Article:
Lander and Zhurong Mars rover.
Credit: CNSA/Inside Outer Space screengrab

 

Following Earth-Mars solar conjunction, China’s Tianwen-1 Mars orbiter has resumed communications, ready to re-start remote sensing of the Red Planet in early November,

The China National Space Administration (CNSA) said Friday that the orbiter was in normal condition during the solar conjunction, successfully surviving the conjunction.

CNSA stated that the orbiter will enter a remote-sensing orbit of Mars in early November to carry out global detection and obtain scientific data. The Tianwen-1 orbiter will scope out morphology and geological structure, surface material composition and soil type distribution on Mars, and also gauge the atmospheric ionosphere, and space environment of the planet.

Tianwen-1.
Credit: CNSA

Rover duties

Furthermore, the Mars-circling craft is ready to relay communication between the Zhurong rover and Earth for extended mission duties, according to Zhang Rongqiao, the Tianwen-1 mission’s chief designer.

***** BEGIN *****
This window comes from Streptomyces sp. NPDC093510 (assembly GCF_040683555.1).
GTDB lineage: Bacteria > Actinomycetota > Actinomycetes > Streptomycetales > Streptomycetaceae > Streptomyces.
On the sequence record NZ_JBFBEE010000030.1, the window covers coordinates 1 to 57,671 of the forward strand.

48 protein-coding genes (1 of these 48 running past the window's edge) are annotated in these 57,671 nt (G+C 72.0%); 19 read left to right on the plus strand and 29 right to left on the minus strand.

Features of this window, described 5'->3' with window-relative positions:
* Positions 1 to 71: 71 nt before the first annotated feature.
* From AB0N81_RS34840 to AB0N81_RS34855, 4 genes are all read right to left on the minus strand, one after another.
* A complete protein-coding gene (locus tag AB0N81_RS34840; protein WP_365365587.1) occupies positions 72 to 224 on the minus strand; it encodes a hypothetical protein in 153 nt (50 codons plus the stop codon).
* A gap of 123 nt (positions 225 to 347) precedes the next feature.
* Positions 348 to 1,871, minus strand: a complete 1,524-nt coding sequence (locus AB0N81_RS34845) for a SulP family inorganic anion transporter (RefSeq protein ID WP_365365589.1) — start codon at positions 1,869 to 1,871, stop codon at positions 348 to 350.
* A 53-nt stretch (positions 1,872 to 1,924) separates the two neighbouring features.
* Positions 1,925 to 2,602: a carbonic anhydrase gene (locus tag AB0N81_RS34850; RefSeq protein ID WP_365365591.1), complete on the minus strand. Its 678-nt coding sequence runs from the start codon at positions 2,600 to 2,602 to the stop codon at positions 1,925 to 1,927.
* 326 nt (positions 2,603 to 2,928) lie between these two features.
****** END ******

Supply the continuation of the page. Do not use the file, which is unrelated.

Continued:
Mission controllers have reestablished their tracking, communication and control of the orbiter and rover, which had been in normal condition during the recent “Sun outage” period that started in mid-September.

China’s Zhurong rover.
Credit: Liang Ding, et al.

China’s Zhurong rover is slated to continue its travels south toward an ancient coastal area within its exploration zone of Utopia Planitia. Prior to the suspension of its rolling over the Red Planet, Zhurong had traveled nearly 3,609 feet (1,100 meters) on the Martian surface and was in good condition with sufficient energy, Zhang said.

Credit: CCTV/Inside Outer Space Screengrab

Safe mode

Due to solar conjunction, the wheeled rover and orbiter were put into “safe mode,” pausing their tasks and autonomously carried out health assessments, self-monitoring and troubleshooting.

Tianwen-1 was launched on July 23, 2020 from the Wenchang Space Launch Center in Hainan province, entering Martian orbit on February 10, 2021. Zhurong touched down on the planet on May 15, driving off its landing platform the following week.

Once in operation, Zhurong joins two NASA rovers, Curiosity and Perseverance, as well as the NASA InSight lander, to continue their respective Mars exploration agendas.

Leave a Reply